Romería de El Rocío

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The Romería de El Rocío is a procession/pilgrimage on the second day of the Pentecost to the Hermitage of El Rocío in the countryside of Almonte, Province of Huelva, Andalusia, Spain, in honor of the Virgin of El Rocío.[1][2] In recent years the Romería has brought together roughly a million pilgrims each year.[3][4]

The pilgrimage dates from 1653, when the Virgin of Las Rocinas was appointed patron saint of Almonte. Originally it took place on 8 September. Since 1758, the Virgin has been known as the Virgin of El Rocío, and the pilgrimage has taken place on the second day of Pentecost.[1]

Structure of the pilgrimage[edit]

The romería as such begins on Saturday before Pentecost. However, pilgrims come from throughout Andalusia (and, nowadays, from throughout Spain and beyond), and typically travel an additional one to seven days beforehand, either on foot, on horseback or in horse-drawn carriages (or, nowadays, in some cases, modern modes of transport such as all terrain vehicles), generally sleeping outdoors. Many count this travel as the most important part of the pilgrimage.[1]

The pilgrims travel in groups known as religious confraternities. They come from many directions: the Camino de los Llanos (Plains Way) from Almonte proper; the Moguer Way, from Moguer and Huelva; the Sanlúcar Way from Cádiz, crossing the River Guadalquivir at El Bajo de Guía; and the Seville Way.[1]

The pilgrimage proper begins at noon on the Saturday. From then until nearly midnight, each confraternity travels to the small village of El Rocío, the oldest confraternities proceeding first. Each bears an emblem of the Immaculate Conception. At midnight, it is the turn of the original confraternity to carry their emblem to the shrine. This is known as the Almonte Rosary ceremony.[1]

At 10 a.m. on Whitsun Sunday, a Pontifical High Mass is said in El Real del Rocío (next to the Sanctuary), where the Virgin was crowned in 1919. On Sunday night, everyone prays the Rosary by candlelight, as each confraternity goes up to the flat of El Eucaliptal next to El Real del Rocío.[1]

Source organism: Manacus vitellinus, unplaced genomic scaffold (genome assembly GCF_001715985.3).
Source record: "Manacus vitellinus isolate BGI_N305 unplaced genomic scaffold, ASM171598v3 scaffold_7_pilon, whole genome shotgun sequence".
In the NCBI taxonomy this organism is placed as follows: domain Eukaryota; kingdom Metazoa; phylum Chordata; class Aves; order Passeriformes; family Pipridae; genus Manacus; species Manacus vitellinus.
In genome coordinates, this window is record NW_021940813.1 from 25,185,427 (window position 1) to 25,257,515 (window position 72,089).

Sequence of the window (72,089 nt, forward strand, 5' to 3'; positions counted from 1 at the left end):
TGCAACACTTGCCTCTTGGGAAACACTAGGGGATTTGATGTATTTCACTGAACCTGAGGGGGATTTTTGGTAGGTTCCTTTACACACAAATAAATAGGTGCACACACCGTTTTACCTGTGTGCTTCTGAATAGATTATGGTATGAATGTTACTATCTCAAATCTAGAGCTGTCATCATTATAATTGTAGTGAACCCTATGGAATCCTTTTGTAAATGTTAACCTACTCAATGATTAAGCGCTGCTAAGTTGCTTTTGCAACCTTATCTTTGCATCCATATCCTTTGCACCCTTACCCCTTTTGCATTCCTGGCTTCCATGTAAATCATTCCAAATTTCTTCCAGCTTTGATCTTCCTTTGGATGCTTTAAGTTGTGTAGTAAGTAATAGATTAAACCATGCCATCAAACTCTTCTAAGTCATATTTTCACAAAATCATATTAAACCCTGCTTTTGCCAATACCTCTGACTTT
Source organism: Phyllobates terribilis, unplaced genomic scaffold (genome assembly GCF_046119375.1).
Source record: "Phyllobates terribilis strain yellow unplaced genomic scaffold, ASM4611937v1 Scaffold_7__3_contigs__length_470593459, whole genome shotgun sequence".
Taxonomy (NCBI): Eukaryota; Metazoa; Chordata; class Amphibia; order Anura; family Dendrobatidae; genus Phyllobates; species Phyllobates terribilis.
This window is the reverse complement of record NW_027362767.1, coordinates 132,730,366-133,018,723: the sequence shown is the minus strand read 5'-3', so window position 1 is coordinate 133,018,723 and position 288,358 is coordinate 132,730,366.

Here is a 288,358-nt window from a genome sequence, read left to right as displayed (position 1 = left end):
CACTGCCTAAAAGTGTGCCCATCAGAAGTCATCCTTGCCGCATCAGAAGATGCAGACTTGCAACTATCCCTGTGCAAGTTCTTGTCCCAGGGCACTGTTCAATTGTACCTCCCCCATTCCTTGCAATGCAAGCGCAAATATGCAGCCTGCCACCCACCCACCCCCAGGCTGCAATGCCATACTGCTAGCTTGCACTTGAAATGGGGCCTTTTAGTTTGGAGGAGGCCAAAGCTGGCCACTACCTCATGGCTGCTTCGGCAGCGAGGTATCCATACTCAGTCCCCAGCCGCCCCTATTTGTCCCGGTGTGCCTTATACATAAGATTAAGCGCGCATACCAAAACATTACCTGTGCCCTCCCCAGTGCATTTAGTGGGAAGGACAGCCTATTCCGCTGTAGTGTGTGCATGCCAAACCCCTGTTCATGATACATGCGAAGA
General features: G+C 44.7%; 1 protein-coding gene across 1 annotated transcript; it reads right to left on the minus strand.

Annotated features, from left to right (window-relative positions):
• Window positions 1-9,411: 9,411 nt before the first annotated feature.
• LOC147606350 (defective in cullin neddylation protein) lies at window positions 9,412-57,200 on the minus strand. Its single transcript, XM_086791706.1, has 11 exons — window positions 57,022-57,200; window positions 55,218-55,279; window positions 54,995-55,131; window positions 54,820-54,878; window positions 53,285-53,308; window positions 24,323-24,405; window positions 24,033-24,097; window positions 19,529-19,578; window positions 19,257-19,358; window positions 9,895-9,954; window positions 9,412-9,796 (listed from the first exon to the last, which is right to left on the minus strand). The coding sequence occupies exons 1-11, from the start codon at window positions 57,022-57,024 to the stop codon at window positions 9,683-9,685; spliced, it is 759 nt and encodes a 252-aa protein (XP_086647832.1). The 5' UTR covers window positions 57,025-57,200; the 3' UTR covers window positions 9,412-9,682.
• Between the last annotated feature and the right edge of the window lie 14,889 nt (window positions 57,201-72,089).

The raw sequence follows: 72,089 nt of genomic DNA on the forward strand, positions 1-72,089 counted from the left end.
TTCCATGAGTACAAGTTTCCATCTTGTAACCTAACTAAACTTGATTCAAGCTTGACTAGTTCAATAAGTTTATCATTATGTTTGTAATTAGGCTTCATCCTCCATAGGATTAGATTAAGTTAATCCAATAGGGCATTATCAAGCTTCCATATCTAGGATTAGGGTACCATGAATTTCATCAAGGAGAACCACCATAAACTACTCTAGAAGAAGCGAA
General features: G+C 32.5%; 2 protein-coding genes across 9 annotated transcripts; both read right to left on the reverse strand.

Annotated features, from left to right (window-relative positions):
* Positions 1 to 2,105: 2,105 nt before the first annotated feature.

Finally, the Immaculate Conception Emblem of Almonte is brought to the Shrine, at which point the Almontese carry the Virgin of El Rocío out into the village streets. The timing of this event differs from one year to the next, so there is always a certain element of spontaneity to it.[1]

Then the journey home begins.[1]

The pilgrims usually wear traditional Andalusian costume. All wear boots. The men wear short jackets and suitable for riding tight pants. Women carry a good flamingo costumes or rociera bata '(similar, but more practical for walking or riding), or a skirt rociera' (a frilly skirt).

Controversy[edit]

Eva Díaz Pérez, who made the pilgrimage four times herself, has criticized it for the "hedonistic" and "pagan" aspect of the encampments, which she compares to the tales of Chaucer or Boccaccio; the absurd prices of real estate in El Rocío, where even the humblest house is now worth millions of euros; and the ecological impact on the surrounding Doñana National Park or Coto de Doñana, especially since the introduction of motor vehicles.[3]

Notes[edit]

  1. ^ a b c d e f g h El Rocio Pilgrimage, visithuelva.com. Retrieved 2010-04-15.
  2. ^ hermandadrociosevilla.com, passim. Retrieved 2010-04-14.
  3. ^ a b Eva Díaz Pérez, Los excesos del Rocío, El Mundo, 2001-05-27. Retrieved 2010-04-14.
  4. ^ El Rocío, Rough Guide to Spain. Retrieved 2010-04-14.

External links[edit]

Coordinates: 37°07′53″N 6°28′59″W / 37.13139°N 6.48306°W / 37.13139; -6.48306